Past research indicates a dismal success rate in the siting of hazardous-waste management facilities. The observation that some facilities have been sited, however, suggests that the siting of these locally unwanted environmental facilities may not be an intractable problem. In this paper, based on a national survey of state siting attempts over the past decade, the strategies adopted by states and the factors and combination of factors associated with the few successful outcomes are examined. The data indicate that public trust (especially in the facility developer), early and continuous public involvement in the facility siting process, and an adaptive strategy that involves incorporating citizens' concerns into siting and operation decisions are associated with a higher likelihood of siting success.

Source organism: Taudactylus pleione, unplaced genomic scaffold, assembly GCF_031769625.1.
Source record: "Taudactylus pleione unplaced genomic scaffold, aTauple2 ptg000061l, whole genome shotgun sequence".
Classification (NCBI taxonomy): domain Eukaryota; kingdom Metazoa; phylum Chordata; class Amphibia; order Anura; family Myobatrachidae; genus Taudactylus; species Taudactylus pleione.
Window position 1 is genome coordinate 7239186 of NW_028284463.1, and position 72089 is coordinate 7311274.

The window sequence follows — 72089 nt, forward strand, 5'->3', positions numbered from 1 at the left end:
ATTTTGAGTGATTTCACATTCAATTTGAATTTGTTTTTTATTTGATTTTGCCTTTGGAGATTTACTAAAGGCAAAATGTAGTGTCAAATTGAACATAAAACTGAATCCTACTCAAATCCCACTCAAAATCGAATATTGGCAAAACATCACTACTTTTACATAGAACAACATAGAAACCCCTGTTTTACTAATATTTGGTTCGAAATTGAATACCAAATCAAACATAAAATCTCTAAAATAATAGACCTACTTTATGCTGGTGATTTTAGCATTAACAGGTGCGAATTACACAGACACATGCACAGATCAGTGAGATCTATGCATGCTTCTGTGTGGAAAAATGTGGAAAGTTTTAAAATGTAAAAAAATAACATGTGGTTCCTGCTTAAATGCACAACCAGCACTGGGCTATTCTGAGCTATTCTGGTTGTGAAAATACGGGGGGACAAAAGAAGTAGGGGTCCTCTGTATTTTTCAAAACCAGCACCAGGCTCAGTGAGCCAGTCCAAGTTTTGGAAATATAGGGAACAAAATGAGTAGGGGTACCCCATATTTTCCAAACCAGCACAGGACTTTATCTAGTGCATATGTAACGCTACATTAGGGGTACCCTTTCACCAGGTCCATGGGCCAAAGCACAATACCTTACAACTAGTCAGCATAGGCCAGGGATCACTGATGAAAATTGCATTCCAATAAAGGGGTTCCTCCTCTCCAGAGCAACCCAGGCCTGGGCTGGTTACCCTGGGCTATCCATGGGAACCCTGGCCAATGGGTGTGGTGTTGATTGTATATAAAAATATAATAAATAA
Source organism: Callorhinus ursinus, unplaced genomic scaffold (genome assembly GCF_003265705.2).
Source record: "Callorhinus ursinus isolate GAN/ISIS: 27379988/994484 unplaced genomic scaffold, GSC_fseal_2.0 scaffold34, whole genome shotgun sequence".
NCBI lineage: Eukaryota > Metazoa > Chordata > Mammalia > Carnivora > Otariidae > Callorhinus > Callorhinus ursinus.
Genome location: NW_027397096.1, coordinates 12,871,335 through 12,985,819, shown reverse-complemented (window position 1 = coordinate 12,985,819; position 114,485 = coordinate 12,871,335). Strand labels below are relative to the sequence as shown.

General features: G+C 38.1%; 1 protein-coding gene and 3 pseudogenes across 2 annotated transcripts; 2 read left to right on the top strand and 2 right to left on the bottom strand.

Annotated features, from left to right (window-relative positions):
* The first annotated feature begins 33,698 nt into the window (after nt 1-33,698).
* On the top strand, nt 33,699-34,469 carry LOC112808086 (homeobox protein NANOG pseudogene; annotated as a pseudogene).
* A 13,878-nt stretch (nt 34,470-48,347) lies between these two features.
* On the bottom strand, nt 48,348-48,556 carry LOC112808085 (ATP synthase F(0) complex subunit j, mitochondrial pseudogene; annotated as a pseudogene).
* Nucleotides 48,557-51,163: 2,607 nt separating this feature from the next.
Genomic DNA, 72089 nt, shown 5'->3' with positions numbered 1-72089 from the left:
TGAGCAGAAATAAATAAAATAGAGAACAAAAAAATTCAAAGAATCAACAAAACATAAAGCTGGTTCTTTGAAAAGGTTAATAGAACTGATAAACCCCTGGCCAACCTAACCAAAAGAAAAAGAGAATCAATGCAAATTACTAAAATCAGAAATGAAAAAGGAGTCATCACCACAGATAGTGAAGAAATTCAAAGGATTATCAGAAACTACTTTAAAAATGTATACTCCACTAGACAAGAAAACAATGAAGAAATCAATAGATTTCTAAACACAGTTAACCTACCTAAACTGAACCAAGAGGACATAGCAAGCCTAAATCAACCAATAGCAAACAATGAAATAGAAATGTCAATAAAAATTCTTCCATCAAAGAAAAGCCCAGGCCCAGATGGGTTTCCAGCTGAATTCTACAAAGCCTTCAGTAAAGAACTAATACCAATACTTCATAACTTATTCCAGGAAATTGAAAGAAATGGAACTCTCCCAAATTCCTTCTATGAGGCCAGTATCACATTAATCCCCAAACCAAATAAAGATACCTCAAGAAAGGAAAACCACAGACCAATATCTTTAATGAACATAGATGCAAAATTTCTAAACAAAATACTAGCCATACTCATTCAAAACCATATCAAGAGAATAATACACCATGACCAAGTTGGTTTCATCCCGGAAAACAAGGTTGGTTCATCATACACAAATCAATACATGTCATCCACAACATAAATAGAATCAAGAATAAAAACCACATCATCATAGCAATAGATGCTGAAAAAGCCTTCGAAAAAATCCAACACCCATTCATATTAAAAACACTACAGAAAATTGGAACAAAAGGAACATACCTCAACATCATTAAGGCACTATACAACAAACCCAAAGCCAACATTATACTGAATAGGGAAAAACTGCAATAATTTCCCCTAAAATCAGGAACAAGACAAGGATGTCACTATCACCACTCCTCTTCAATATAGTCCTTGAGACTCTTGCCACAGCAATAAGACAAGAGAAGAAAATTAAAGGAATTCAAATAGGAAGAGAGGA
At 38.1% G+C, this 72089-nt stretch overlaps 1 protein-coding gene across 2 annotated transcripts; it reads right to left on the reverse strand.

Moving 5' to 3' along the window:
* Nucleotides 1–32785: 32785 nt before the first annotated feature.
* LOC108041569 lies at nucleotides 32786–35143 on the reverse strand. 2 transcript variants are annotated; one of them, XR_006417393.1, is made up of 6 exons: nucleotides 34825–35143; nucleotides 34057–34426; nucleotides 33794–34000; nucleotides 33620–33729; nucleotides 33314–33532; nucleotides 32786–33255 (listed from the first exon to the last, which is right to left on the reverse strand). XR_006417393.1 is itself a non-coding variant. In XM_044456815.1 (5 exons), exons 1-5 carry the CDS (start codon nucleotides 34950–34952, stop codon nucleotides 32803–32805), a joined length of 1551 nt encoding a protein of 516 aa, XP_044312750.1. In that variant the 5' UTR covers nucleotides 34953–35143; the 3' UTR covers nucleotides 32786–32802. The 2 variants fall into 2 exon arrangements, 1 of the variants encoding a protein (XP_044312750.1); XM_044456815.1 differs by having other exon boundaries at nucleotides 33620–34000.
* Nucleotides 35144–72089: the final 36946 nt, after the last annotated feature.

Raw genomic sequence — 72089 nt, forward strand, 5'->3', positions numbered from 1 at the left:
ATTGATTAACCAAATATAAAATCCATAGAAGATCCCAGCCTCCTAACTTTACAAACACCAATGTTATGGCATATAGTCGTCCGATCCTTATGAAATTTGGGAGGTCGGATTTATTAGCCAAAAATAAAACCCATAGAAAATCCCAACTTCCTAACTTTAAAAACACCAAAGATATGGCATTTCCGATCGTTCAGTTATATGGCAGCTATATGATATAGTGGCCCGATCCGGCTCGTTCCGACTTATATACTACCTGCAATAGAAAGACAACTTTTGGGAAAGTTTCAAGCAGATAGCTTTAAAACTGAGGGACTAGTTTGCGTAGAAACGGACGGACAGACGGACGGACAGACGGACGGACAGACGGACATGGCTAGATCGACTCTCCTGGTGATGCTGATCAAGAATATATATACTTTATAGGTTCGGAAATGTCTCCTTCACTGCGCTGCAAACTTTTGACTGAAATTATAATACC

ASJC Scopus subject areas
- Geography, Planning and Development
- Environmental Science (miscellaneous)
- Public Administration
- Management, Monitoring, Policy and Law